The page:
The compositions herein will generally comprise from 0 to 10wt% of suds suppressor. When utilized as suds suppressors, monocarboxylic fatty acids, and salts therein, will be present typically in amounts up to 5wt%. Preferably, from 0.5 to 3wt% of fatty monocarboxylate suds suppressor is utilized. Silicone suds suppressors are typically utilized in amounts up to 2.0wt%, although higher amounts may be used. Monostearyl phosphate suds suppressors are generally utilized in amounts ranging from 0.1 to 2wt%. Hydrocarbon suds suppressors are typ- ically utilized in amounts ranging from 0.01 to 5.0wt%, although higher levels can be used. The alcohol suds suppressors are typically used at 0.2 to 3wt%.

The compositions herein may have a cleaning activity over a broad range of pH. In certain embodiments the compositions have cleaning activity from pH 4 to pH 1 1 .5. In other embodiments, the compositions are active from pH 6 to pH 1 1 , from pH 7 to pH 1 1 , from pH 8 to pH 1 1 , from pH 9 to pH 1 1 , or from pH 10 to pH 1 1 .5.

The compositions herein may have cleaning activity over a wide range of temperatures, e.g. , from 10°C or lower to 90°C. Preferably the temperature will be below 50°C or 40°C or even 30°C. In certain embodiments, the optimum temperature range for the compositions is from 10°C to 20°C, from 15°C to 25°C, from 15°C to 30°C, from 20°C to 30°C, from 25°C to 35°C, from 30°C to 40°C, from 35°C to 45°C, or from 40°C to 50°C. EXAMPLES

Materials and Methods

Chemicals used as buffers and substrates were commercial products of at least reagent grade unless otherwise noted.

Preparation of SEQ ID NO: 1

SEQ ID NO: 1 was prepared from culture supernatant of Aspergillus oryzae. Broth was filtered through PES Bottle top filter with a 0.22um cut-off. The resulting filtrate was mixed 1 :1 with 50mM HEPES pH 7, 2M NaCI and if necessary further pH adjusted to pH 7.

The pretreated sample was purified by HIC/affinity chromatography on approximately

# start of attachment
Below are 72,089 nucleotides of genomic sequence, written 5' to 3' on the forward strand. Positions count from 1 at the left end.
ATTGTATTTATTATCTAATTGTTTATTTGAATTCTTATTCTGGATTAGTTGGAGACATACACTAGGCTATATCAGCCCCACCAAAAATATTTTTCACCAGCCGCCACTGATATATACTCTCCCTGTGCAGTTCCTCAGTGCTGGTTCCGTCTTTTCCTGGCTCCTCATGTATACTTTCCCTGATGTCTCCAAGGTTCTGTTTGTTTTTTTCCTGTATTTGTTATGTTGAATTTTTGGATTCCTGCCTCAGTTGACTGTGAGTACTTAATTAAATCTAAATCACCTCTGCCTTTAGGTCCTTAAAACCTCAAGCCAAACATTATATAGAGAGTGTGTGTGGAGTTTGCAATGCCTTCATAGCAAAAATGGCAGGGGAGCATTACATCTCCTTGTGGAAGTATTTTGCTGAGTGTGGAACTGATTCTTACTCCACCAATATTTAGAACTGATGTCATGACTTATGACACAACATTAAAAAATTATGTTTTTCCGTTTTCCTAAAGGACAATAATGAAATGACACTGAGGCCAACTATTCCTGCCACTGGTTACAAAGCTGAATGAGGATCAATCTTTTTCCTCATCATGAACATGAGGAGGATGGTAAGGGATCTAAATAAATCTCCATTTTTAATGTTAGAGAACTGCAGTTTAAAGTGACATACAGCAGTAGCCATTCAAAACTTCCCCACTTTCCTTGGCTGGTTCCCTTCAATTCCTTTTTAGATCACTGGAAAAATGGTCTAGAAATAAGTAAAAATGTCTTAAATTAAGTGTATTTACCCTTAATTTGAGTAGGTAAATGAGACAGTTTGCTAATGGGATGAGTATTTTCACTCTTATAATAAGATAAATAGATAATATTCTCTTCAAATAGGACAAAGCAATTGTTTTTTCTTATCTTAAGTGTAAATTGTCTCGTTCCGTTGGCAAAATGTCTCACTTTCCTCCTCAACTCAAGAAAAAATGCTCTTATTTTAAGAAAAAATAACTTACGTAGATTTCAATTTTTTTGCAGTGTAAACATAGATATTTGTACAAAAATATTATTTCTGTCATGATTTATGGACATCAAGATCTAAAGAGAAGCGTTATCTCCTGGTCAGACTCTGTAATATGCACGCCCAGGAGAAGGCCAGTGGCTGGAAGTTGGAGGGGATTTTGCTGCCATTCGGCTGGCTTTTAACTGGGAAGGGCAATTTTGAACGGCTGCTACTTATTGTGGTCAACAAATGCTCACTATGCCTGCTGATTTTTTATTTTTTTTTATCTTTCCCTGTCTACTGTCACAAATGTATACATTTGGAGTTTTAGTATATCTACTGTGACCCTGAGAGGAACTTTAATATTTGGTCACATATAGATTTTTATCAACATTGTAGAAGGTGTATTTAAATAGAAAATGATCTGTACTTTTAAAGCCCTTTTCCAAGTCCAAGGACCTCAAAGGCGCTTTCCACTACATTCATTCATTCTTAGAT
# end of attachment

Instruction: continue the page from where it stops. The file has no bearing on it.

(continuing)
50ml_ Decylamine agarose. During the application the flow-through was collected as the pool of lipase not binding to the decylamine column and having the peptide bound. After 3 column volumes (CV) wash with Buffer A (50mM HEPES; pH7 +1 M NaCI), the lipase (without peptide) bound to the column was eluted in a step-gradient of 3CV 100% buffer B (MilliQ water).

Preparation of polypeptide having SEQ ID NO: 2

The polypeptide having SEQ ID NO: 2 was prepared from culture supernatant of Aspergillus oryzae. Broth was filtered through PES Bottle top filter with a 0.22um cut-off. The resulting filtrate was mixed 1 :1 with 50mM HEPES pH7, 2M NaCI and if necessary further pH ad- justed to pH7.

The polypeptide having SEQ ID NO: 2 purified in a 2-step purification process at a pH at approximately 2.0-2.5. The starting material (unbound fraction from a hydrophobic interaction purification of the lipase) was diluted 20-fold in 10% w/w EtOH, 1 % w/w formic acid and applied on a C8-silica resin (SP-200-15-C8-HP from Daiso Co. Ltd). The column was washed with 10% w/w EtOH, 1 % w/w formic acid and the peptide eluted as a very broad product peak with a linear gradient from 10% w/w EtOH, 1 % w/w formic acid to 50% w/w EtOH, 1 % w/w formic acid. Peptide containing fractions as identified by peptide mapping by MS were combined and diluted 10-fold in dH20 and applied on a C5-silica resin (C5 Jupiter® 10um, 300A from Phenomenex). The column was washed with 10% w/w EtOH, 1 % w/w formic acid and the peptide eluted as a broad product peak with a linear gradient from 10% w/w EtOH, 1 % w/w formic acid to 50% w/w EtOH, 1 % w/w formic acid. Peptide containing fractions were combined and dried in a centrifugal evaporator at room temperature. The dried material was dissolved in 50mM Na-acetate pH4.

Protein identification

Protein identification was performed by tandem mass spectrometry (MS/MS) analysis of peptides released by protease digestion. For this the purified samples of SEQ ID NO: 1 and SEQ ID NO: 2 were first TCA precipitated. The protein pellet was solubilized in a Guanidine- HCL denaturation buffer that was heated with DTT for reduction of disulfide bonds followed by alkylation with iodoacetamide. The samples were then washed and digested with a specific protease like trypsin on a 10kDa cut-off filter membrane. Following digestion the generated tryptic peptides were extracted and analyzed on an Orbitrap LTQ Velos Pro mass spectrometer (Thermo Scientific) where peptide masses and peptide fragment masses are measured.